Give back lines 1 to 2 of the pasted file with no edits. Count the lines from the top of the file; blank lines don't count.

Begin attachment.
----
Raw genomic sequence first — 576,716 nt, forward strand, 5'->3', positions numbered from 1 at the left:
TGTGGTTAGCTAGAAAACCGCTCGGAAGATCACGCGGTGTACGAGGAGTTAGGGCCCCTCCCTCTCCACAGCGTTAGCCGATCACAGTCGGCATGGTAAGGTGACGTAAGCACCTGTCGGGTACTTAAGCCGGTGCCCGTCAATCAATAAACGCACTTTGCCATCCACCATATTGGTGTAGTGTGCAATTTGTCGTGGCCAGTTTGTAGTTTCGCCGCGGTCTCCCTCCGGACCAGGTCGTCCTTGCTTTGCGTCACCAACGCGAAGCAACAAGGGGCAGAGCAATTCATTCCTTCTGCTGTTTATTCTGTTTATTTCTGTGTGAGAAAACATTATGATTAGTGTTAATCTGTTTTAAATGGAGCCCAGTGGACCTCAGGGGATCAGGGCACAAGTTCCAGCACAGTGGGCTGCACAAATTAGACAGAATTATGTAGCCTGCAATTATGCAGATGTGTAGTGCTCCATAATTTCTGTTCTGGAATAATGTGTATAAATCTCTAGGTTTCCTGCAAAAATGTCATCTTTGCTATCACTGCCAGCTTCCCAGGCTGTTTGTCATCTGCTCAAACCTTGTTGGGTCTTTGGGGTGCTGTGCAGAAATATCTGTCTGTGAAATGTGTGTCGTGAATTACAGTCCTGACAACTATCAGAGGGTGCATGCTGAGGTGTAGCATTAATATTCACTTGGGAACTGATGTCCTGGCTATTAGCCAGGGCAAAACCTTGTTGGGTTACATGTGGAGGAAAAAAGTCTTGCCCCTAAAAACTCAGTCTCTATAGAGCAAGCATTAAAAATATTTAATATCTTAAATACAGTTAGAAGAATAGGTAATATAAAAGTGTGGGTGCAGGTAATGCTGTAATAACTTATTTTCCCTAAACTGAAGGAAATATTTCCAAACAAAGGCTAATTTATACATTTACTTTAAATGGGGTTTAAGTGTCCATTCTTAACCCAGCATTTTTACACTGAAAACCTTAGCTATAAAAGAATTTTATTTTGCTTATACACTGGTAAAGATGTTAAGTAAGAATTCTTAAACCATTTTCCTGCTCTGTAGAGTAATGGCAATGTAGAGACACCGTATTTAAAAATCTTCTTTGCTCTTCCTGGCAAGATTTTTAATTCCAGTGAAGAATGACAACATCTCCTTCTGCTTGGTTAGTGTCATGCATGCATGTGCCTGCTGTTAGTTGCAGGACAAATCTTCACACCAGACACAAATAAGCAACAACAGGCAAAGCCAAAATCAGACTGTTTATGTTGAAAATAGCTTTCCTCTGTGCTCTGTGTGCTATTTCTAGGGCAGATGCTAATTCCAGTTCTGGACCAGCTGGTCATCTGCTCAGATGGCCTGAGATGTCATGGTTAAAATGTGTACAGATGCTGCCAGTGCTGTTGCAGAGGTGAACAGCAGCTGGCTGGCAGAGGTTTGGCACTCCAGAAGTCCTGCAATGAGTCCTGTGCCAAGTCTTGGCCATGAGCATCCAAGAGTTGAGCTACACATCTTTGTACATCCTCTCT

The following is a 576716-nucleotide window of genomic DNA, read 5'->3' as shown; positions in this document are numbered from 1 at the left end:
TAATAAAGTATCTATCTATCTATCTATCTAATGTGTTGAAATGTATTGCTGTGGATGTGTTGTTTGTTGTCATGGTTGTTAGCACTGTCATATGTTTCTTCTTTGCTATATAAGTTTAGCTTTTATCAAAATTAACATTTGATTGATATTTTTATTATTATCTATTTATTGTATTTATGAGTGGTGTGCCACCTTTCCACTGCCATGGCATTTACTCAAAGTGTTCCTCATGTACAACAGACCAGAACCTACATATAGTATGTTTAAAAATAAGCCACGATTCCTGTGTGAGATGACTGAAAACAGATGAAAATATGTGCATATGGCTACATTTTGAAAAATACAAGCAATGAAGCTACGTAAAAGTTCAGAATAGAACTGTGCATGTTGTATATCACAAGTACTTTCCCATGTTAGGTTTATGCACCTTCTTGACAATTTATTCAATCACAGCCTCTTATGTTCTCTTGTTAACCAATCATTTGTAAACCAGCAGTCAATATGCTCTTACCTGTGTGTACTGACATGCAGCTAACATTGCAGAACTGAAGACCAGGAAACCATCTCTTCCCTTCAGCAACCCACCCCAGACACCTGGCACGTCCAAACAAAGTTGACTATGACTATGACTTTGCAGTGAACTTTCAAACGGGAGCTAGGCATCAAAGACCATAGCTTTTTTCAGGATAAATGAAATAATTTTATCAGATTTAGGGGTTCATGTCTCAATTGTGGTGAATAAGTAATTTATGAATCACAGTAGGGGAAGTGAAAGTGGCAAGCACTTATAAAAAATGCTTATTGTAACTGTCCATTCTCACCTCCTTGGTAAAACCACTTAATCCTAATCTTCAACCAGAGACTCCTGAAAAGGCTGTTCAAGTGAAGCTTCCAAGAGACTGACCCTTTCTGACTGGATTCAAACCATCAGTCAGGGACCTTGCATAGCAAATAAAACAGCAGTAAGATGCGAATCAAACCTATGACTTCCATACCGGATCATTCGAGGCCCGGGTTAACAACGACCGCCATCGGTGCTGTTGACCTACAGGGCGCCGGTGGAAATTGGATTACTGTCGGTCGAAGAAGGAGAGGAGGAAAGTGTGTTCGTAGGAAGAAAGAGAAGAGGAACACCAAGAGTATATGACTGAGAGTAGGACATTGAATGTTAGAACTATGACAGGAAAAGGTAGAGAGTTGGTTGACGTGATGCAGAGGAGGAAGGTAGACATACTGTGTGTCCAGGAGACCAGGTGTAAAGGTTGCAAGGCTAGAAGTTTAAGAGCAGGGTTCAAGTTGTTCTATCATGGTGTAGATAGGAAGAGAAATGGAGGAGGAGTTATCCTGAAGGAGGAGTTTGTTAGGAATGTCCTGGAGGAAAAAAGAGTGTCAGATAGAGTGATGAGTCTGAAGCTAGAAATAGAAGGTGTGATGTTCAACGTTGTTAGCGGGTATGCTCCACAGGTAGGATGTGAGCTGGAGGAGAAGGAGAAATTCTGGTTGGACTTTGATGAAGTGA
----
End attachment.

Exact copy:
Raw genomic sequence first — 576,716 nt, forward strand, 5'->3', positions numbered from 1 at the left:
TGTGGTTAGCTAGAAAACCGCTCGGAAGATCACGCGGTGTACGAGGAGTTAGGGCCCCTCCCTCTCCACAGCGTTAGCCGATCACAGTCGGCATGGTAAGGTGACGTAAGCACCTGTCGGGTACTTAAGCCGGTGCCCGTCAATCAATAAACGCACTTTGCCATCCACCATATTGGTGTAGTGTGCAATTTGTCGTGGCCAGTTTGTAGTTTCGCCGCGGTCTCCCTCCGGACCAGGTCGTCCTTGCTTTGCGTCACCAACGCGAAGCAACAAGGGGCAGAGCAATTCATTCCTTCTGCTGTTTATTCTGTTTATTTCTGTGTGAGAAAACATTATGATTAGTGTTAATCTGTTTTAAATGGAGCCCAGTGGACCTCAGGGGATCAGGGCACAAGTTCCAGCACAGTGGGCTGCACAAATTAGACAGAATTATGTAGCCTGCAATTATGCAGATGTGTAGTGCTCCATAATTTCTGTTCTGGAATAATGTGTATAAATCTCTAGGTTTCCTGCAAAAATGTCATCTTTGCTATCACTGCCAGCTTCCCAGGCTGTTTGTCATCTGCTCAAACCTTGTTGGGTCTTTGGGGTGCTGTGCAGAAATATCTGTCTGTGAAATGTGTGTCGTGAATTACAGTCCTGACAACTATCAGAGGGTGCATGCTGAGGTGTAGCATTAATATTCACTTGGGAACTGATGTCCTGGCTATTAGCCAGGGCAAAACCTTGTTGGGTTACATGTGGAGGAAAAAAGTCTTGCCCCTAAAAACTCAGTCTCTATAGAGCAAGCATTAAAAATATTTAATATCTTAAATACAGTTAGAAGAATAGGTAATATAAAAGTGTGGGTGCAGGTAATGCTGTAATAACTTATTTTCCCTAAACTGAAGGAAATATTTCCAAACAAAGGCTAATTTATACATTTACTTTAAATGGGGTTTAAGTGTCCATTCTTAACCCAGCATTTTTACACTGAAAACCTTAGCTATAAAAGAATTTTATTTTGCTTATACACTGGTAAAGATGTTAAGTAAGAATTCTTAAACCATTTTCCTGCTCTGTAGAGTAATGGCAATGTAGAGACACCGTATTTAAAAATCTTCTTTGCTCTTCCTGGCAAGATTTTTAATTCCAGTGAAGAATGACAACATCTCCTTCTGCTTGGTTAGTGTCATGCATGCATGTGCCTGCTGTTAGTTGCAGGACAAATCTTCACACCAGACACAAATAAGCAACAACAGGCAAAGCCAAAATCAGACTGTTTATGTTGAAAATAGCTTTCCTCTGTGCTCTGTGTGCTATTTCTAGGGCAGATGCTAATTCCAGTTCTGGACCAGCTGGTCATCTGCTCAGATGGCCTGAGATGTCATGGTTAAAATGTGTACAGATGCTGCCAGTGCTGTTGCAGAGGTGAACAGCAGCTGGCTGGCAGAGGTTTGGCACTCCAGAAGTCCTGCAATGAGTCCTGTGCCAAGTCTTGGCCATGAGCATCCAAGAGTTGAGCTACACATCTTTGTACATCCTCTCT